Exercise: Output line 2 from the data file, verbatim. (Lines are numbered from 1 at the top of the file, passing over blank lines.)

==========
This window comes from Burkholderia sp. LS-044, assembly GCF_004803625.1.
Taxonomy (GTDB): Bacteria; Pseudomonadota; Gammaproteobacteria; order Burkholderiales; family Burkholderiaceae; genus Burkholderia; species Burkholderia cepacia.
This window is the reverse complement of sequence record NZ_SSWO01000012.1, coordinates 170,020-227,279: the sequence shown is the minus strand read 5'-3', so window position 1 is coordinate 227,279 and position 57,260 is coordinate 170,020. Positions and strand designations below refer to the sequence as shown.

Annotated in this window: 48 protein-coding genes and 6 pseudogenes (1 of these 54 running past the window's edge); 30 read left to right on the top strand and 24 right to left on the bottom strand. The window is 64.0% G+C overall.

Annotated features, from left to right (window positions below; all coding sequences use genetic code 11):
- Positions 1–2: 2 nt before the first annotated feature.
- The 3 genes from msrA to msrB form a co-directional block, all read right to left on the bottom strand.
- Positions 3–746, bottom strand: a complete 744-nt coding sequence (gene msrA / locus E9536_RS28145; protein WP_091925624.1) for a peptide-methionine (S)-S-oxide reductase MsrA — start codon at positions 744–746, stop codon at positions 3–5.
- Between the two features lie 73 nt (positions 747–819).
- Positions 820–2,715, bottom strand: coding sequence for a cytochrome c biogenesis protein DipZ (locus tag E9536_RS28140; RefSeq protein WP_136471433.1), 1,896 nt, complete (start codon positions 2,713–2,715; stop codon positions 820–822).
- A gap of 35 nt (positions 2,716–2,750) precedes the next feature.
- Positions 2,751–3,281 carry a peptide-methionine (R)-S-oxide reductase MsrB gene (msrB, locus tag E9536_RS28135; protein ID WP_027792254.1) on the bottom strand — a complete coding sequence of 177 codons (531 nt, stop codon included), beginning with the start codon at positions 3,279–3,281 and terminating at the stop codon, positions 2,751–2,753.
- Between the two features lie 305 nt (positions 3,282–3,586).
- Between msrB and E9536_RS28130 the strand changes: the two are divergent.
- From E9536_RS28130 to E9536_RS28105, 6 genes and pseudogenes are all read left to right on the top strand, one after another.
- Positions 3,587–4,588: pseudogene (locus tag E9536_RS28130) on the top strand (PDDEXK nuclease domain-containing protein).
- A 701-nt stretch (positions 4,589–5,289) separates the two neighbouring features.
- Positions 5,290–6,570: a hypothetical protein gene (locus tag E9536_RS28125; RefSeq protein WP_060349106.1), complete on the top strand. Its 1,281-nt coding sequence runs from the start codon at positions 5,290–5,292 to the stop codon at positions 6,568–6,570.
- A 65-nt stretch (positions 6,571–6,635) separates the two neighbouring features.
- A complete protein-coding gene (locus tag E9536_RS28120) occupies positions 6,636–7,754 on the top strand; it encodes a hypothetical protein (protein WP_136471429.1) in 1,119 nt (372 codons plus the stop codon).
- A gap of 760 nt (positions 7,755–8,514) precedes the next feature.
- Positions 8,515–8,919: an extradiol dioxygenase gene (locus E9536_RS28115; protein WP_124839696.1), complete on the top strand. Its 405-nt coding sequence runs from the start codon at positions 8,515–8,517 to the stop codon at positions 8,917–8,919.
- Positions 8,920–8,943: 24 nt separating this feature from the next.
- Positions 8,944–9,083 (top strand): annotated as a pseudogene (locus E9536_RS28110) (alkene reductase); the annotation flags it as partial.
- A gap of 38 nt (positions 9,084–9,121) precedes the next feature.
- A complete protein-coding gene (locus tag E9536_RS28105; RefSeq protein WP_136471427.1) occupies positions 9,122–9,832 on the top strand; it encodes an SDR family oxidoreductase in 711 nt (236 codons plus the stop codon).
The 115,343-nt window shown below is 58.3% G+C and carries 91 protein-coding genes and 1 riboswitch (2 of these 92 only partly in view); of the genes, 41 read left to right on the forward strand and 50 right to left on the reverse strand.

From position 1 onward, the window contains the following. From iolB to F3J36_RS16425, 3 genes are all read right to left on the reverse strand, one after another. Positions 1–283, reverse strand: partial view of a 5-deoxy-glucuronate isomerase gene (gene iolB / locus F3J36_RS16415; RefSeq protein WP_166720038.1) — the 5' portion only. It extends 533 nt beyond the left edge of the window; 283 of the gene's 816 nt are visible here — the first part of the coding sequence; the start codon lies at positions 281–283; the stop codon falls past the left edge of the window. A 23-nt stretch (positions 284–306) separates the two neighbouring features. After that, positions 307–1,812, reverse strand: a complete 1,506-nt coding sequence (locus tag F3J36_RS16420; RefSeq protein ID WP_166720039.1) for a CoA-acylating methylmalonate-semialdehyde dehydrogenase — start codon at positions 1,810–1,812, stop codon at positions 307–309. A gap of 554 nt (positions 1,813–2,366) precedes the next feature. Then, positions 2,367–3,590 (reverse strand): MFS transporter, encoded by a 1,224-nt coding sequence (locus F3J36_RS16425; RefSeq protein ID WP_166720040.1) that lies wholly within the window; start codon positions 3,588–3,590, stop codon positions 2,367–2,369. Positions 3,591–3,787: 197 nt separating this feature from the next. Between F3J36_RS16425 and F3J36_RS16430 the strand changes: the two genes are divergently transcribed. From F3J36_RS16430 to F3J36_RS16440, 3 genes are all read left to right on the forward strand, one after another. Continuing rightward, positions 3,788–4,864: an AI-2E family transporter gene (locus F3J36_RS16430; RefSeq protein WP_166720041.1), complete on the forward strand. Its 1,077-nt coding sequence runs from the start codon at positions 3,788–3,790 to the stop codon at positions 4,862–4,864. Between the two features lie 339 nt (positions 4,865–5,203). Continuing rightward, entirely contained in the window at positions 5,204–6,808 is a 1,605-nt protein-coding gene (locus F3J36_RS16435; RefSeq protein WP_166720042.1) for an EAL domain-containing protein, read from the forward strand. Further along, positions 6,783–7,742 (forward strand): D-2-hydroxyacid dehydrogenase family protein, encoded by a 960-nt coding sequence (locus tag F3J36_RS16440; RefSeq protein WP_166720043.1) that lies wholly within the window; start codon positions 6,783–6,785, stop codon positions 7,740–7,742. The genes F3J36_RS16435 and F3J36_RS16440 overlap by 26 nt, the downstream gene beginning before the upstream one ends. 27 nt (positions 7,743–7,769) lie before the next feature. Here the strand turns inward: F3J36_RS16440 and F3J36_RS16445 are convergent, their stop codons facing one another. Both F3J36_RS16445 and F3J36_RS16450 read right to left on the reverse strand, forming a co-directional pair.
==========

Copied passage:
Taxonomy (GTDB): Bacteria; Pseudomonadota; Gammaproteobacteria; order Burkholderiales; family Burkholderiaceae; genus Burkholderia; species Burkholderia cepacia.